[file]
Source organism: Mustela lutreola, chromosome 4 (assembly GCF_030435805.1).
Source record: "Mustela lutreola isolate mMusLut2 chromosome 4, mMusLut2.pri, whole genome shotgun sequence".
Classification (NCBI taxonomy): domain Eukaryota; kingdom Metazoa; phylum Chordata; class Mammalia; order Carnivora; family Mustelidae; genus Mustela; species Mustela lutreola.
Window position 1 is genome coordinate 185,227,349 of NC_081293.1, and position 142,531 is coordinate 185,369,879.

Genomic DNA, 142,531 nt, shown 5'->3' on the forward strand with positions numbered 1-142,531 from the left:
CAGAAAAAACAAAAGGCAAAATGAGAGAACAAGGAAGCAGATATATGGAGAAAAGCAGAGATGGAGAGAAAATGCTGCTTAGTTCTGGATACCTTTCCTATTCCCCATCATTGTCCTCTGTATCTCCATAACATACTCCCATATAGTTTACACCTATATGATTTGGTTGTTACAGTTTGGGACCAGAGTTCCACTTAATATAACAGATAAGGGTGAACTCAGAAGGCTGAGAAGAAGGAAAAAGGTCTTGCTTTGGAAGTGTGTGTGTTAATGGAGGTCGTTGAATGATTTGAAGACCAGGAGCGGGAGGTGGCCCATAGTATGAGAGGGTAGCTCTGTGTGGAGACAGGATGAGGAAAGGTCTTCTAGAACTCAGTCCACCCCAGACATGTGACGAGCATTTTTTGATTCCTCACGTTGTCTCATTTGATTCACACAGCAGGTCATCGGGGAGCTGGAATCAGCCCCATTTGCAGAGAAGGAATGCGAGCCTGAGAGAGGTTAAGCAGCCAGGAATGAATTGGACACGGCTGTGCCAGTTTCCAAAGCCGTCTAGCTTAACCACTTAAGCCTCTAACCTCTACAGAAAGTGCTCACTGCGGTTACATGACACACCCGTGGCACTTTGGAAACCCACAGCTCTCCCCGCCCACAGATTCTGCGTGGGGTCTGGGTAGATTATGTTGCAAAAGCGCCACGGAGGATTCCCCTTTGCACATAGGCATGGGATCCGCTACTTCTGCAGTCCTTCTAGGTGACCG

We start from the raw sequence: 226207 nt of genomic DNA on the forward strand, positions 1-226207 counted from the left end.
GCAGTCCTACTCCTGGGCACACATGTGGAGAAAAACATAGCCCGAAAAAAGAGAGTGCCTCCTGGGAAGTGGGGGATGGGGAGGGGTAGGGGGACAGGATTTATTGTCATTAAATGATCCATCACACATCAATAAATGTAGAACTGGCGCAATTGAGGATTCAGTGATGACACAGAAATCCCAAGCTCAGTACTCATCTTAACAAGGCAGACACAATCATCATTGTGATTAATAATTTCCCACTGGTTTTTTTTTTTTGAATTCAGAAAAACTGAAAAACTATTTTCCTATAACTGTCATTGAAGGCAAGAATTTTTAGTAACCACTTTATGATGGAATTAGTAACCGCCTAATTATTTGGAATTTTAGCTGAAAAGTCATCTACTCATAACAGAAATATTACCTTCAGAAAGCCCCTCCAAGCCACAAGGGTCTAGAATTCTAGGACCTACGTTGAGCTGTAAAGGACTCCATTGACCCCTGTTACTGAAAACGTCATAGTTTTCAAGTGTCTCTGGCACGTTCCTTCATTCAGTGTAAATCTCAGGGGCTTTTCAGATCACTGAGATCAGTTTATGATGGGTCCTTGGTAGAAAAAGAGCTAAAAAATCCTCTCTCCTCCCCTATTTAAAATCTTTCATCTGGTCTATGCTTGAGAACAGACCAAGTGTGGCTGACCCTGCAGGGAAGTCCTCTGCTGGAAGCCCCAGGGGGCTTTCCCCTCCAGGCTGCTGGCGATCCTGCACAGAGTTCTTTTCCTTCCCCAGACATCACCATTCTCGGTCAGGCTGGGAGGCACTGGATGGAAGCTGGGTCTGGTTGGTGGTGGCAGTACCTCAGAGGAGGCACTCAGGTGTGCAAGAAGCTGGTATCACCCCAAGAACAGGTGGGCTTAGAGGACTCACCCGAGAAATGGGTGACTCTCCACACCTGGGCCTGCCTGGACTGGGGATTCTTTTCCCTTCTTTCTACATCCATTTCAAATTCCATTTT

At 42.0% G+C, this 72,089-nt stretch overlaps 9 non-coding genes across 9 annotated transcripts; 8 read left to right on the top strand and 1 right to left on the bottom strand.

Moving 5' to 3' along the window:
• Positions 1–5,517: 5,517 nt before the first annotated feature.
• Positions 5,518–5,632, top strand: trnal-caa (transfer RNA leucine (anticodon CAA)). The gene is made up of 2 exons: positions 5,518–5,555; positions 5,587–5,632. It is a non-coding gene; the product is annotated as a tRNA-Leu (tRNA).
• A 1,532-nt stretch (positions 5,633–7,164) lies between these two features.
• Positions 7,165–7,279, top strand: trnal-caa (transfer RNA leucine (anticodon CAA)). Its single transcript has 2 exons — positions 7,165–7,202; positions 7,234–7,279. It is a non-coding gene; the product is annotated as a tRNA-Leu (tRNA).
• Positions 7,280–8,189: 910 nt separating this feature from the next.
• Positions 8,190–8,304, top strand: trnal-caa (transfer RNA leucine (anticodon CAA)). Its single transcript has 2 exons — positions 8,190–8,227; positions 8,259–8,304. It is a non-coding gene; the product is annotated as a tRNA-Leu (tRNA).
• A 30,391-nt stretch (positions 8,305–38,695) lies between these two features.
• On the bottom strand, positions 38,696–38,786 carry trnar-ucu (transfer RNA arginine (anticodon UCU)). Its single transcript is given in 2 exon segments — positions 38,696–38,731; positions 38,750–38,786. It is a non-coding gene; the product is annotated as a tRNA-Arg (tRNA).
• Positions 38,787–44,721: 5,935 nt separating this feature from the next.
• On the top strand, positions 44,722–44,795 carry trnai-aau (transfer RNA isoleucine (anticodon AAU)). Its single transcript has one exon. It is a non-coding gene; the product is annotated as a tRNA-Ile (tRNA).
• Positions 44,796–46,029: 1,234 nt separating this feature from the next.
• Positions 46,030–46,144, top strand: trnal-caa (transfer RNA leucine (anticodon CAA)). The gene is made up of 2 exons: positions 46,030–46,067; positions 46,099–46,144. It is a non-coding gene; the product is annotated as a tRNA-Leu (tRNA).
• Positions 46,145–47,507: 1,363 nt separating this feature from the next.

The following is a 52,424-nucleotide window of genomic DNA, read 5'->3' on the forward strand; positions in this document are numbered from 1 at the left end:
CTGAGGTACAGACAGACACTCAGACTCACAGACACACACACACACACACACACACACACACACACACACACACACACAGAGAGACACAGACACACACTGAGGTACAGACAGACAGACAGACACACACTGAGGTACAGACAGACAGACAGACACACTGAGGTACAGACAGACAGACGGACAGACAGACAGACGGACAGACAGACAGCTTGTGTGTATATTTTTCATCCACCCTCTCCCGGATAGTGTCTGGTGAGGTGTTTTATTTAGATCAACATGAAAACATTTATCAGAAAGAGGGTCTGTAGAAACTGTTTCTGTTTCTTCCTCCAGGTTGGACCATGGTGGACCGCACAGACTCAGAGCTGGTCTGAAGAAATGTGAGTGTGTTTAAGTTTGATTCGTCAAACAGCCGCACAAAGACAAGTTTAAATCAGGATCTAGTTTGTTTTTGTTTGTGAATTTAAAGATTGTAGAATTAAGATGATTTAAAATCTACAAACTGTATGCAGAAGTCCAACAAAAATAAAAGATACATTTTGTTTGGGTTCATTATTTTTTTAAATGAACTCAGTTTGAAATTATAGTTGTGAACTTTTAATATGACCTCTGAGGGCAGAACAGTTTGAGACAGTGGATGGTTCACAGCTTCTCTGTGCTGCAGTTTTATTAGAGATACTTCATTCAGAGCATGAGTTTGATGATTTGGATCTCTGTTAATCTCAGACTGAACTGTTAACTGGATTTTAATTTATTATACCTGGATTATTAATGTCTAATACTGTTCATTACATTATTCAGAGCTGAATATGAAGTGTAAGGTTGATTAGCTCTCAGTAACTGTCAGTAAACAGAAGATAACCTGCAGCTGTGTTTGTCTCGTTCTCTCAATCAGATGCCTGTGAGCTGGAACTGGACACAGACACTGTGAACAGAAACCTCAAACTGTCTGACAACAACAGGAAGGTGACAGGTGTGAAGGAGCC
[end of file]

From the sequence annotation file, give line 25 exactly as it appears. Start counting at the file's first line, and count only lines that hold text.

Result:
CTGAGGTACAGACAGACACTCAGACTCACAGACACACACACACACACACACACACACACACACACACACACACACACAGAGAGACACAGACACACACTGAGGTACAGACAGACAGACAGACACACACTGAGGTACAGACAGACAGACAGACACACTGAGGTACAGACAGACAGACGGACAGACAGACAGACGGACAGACAGACAGCTTGTGTGTATATTTTTCATCCACCCTCTCCCGGATAGTGTCTGGTGAGGTGTTTTATTTAGATCAACATGAAAACATTTATCAGAAAGAGGGTCTGTAGAAACTGTTTCTGTTTCTTCCTCCAGGTTGGACCATGGTGGACCGCACAGACTCAGAGCTGGTCTGAAGAAATGTGAGTGTGTTTAAGTTTGATTCGTCAAACAGCCGCACAAAGACAAGTTTAAATCAGGATCTAGTTTGTTTTTGTTTGTGAATTTAAAGATTGTAGAATTAAGATGATTTAAAATCTACAAACTGTATGCAGAAGTCCAACAAAAATAAAAGATACATTTTGTTTGGGTTCATTATTTTTTTAAATGAACTCAGTTTGAAATTATAGTTGTGAACTTTTAATATGACCTCTGAGGGCAGAACAGTTTGAGACAGTGGATGGTTCACAGCTTCTCTGTGCTGCAGTTTTATTAGAGATACTTCATTCAGAGCATGAGTTTGATGATTTGGATCTCTGTTAATCTCAGACTGAACTGTTAACTGGATTTTAATTTATTATACCTGGATTATTAATGTCTAATACTGTTCATTACATTATTCAGAGCTGAATATGAAGTGTAAGGTTGATTAGCTCTCAGTAACTGTCAGTAAACAGAAGATAACCTGCAGCTGTGTTTGTCTCGTTCTCTCAATCAGATGCCTGTGAGCTGGAACTGGACACAGACACTGTGAACAGAAACCTCAAACTGTCTGACAACAACAGGAAGGTGACAGGTGTGAAGGAGCC